This most basic form of logging involves developers manually inserting code into their applications to display small (or large) pieces of internal state information to help understand what's going on. It's a useful technique that every developer has used at least once. The problem is that it doesn't scale. Using print statements for a small program is fine, but for a large, commercial-grade piece of software there is far too much labor involved in manually adding and removing logging statements.

C programmers know, of course, that the way to conditionally add and remove code is via the C preprocessor and the #ifdef directive. Unfortunately, Java doesn't have a preprocessor. So, how can you make logging scale to a useful level in Java without creating extra work? There are a few ways.

One way is to use the Java compiler's ability to evaluate boolean expressions at compile time, provided that all the arguments are known. For example, in this code snippet, the println statements will not only not be executed, they won't be included in the .class file generated by the compiler:

class foo {
    static final boolean DEBUG=false;
    public bar() {
        if(DEBUG) {
            System.out.println("Debugging enabled.");
Another way to accomplish this same goal is to add your own preprocessing stage before the Java compiler, using makefiles and some sort of text processing tool, such as Perl, m4, or even the C preprocessor.

This is useful, but it requires that you recompile the code to add or remove logging messages. Plus, it lumps all the messages together under one flag. There's no way to enable only important messages or to enable messages only for certain classes. A much better way, and the way that most logging is done in environments where the logged output is important, is to use a logging class. A logging class collects all the messages in one central place and not only records them, but can also sort and filter them so that you don't have to see every message being generated. One example of a logging class is the one Gregor has written. A logging class provides more information than just the message. It can automatically add information such as the time the event occurred, the thread that generated the message, and a stack trace of where the message was generated. Additionally, it can filter out unwanted messages at runtime based on various criteria, reducing or eliminating any runtime performance penalty.

Some logging classes will write their output directly to the screen or a file. More advanced logging systems may instead open a socket to allow the log messages to be sent to a separate process, which is in turn responsible for passing those messages to the user or storing them. The advantage with this system is that it allows for messages from multiple sources to be aggregated in a single location and it allows for monitoring remote systems—both of which can be huge advantages, especially with server-based applications.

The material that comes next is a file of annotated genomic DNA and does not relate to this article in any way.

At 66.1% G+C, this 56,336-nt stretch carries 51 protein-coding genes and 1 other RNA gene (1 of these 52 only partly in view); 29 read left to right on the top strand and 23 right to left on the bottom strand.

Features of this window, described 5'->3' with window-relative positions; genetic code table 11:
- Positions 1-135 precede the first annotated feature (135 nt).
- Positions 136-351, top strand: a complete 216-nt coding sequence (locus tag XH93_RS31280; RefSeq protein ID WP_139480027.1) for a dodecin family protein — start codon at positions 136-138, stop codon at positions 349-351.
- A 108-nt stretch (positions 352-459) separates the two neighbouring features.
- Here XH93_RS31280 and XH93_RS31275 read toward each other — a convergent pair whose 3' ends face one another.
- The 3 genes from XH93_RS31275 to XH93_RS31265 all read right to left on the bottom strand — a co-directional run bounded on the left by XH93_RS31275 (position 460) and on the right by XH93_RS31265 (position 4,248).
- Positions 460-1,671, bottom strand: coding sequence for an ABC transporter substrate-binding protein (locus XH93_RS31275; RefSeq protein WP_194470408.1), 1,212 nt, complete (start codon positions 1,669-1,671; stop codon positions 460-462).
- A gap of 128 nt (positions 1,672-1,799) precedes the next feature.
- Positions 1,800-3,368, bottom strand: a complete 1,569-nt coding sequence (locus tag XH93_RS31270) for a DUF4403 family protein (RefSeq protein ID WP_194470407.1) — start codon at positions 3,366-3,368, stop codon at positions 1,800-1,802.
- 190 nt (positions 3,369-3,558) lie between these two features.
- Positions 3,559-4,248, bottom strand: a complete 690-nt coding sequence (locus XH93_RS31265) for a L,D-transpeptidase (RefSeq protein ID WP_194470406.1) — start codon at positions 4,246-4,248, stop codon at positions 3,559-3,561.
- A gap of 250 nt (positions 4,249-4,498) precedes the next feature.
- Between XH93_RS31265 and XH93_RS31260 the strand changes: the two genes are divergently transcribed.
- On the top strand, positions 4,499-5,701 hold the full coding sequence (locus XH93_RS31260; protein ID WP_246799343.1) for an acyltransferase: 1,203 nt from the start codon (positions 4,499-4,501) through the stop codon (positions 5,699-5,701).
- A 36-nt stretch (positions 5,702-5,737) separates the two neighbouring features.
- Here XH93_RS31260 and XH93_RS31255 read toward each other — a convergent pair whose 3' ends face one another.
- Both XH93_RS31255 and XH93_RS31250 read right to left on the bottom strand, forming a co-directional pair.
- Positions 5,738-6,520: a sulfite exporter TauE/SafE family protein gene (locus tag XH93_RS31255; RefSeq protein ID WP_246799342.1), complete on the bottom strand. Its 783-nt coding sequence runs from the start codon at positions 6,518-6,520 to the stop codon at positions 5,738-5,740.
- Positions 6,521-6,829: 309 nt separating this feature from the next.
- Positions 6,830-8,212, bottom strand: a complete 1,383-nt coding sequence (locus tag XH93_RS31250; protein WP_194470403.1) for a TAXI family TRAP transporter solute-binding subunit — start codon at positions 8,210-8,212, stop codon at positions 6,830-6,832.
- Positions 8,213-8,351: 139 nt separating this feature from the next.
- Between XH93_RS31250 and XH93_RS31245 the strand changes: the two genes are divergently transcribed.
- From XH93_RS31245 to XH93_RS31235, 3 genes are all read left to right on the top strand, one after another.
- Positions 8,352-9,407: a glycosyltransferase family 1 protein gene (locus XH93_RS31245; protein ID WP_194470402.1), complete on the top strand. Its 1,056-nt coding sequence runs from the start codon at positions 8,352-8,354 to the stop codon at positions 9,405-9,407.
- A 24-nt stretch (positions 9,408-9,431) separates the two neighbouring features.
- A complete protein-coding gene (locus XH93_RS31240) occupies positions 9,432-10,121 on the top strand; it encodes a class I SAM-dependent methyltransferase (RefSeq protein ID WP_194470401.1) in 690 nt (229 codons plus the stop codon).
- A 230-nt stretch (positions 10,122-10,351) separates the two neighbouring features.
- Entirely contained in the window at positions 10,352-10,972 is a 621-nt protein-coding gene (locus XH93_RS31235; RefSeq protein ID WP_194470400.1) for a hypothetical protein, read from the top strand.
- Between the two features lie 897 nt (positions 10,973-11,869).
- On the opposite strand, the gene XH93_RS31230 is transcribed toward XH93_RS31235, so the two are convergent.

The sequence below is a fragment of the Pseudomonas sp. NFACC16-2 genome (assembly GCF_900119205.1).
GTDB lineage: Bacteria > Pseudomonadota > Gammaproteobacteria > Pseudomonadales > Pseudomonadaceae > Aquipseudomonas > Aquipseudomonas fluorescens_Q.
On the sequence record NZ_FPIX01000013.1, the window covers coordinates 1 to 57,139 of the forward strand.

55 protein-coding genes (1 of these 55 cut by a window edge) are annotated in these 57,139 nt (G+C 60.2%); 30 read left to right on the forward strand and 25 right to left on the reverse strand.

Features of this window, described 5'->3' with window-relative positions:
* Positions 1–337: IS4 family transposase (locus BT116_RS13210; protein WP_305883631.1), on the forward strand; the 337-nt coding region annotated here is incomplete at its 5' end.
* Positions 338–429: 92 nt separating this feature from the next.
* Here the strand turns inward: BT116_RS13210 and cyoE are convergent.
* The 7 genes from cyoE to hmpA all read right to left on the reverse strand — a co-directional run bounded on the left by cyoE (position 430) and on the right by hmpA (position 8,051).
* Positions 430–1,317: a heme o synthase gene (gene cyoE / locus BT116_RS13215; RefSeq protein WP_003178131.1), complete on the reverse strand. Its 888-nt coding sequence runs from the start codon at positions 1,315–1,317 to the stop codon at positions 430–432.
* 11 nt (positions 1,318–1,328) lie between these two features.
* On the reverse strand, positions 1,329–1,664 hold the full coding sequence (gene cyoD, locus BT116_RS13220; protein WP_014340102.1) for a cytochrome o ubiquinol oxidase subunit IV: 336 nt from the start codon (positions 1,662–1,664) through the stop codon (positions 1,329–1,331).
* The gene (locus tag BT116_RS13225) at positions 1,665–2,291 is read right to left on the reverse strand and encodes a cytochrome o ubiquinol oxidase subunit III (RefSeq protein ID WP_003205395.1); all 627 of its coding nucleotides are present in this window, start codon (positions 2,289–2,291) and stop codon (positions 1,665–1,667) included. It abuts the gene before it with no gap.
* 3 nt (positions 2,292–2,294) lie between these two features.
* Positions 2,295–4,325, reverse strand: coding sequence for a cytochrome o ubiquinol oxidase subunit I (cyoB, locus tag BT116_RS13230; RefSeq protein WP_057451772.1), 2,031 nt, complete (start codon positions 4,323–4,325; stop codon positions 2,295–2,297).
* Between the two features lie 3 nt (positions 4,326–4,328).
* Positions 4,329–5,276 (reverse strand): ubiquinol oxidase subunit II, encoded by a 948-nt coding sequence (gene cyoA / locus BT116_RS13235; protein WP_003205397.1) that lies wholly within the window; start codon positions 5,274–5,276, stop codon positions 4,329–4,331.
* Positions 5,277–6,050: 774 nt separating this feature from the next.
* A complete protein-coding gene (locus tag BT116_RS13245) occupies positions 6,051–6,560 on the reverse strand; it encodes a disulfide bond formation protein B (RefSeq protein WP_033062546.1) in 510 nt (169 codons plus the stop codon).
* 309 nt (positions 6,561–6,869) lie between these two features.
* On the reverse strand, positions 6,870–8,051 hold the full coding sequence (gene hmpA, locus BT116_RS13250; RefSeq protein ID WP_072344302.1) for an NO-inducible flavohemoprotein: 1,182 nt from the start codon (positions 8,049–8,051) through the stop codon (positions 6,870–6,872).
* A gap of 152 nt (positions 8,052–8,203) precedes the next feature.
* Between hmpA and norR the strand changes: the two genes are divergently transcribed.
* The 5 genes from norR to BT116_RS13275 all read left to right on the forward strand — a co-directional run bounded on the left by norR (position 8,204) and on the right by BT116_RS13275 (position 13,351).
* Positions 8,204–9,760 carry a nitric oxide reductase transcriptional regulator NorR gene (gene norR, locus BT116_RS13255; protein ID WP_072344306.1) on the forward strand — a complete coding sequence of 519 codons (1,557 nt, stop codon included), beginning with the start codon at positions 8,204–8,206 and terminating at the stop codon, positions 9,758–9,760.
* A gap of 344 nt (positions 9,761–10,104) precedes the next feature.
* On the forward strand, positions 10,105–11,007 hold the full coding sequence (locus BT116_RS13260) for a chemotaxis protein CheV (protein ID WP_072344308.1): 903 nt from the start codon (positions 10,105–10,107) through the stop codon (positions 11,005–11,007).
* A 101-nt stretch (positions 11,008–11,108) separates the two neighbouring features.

The key element to using logging as a debugging and problem-solving technique is to make sure that lots and lots of events are being logged. This is why it's key to have a logging mechanism that can deal with a large volume of messages without imposing a performance penalty. On the other side of the equation, the onus is on the developer to ensure that he/she is logging events wherever appropriate, so that when a problem does occur it's not necessary to go back to the source code and insert debugging statements. In many cases, problems need to be diagnosed in the field where there may not be source code access. The value of a logging-based debugging strategy is directly proportional to the amount of proactive effort the developer has put into generating events and useful messages.

While there's currently no support in the core Java libraries for logging, this has been recognized as a deficiency. Java Specification Request 47 (JSR-47) is for a logging API specification that would be part of the Java 2 Standard Edition core. While no timeline has been specified yet, this API specification plans to give developers the ability to:

  • Enable or disable logging at runtime (for performance or aesthetic reasons)
  • Control logging at a fairly fine granularity, so that logging can be enabled or disabled for specific functionality
  • Allow registration of logging services at runtime, so third parties can add new log services
  • Bridge services that connect the Java logging APIs to existing logging services (e.g., operating system logs)
  • Display high-priority messages to end-users (like the current uncaught exception mechanism does)
Overall, logging maintains a pretty low profile in the typical developer's toolbox. Inserting println statements into code is not seen as a sophisticated technique, but the basic idea is fundamentally sound: You need to get inside the "black box" of the application to determine why things aren't working correctly. Logging, when implemented properly and proactively, is one of the most powerful and sophisticated techniques available to track down bugs.

Gregor Schmid's Usenet post[ST_rn=ps]/getdoc.xp?AN=637283617

Gregor Schmid's logging class

JSR-47 Logging API Specification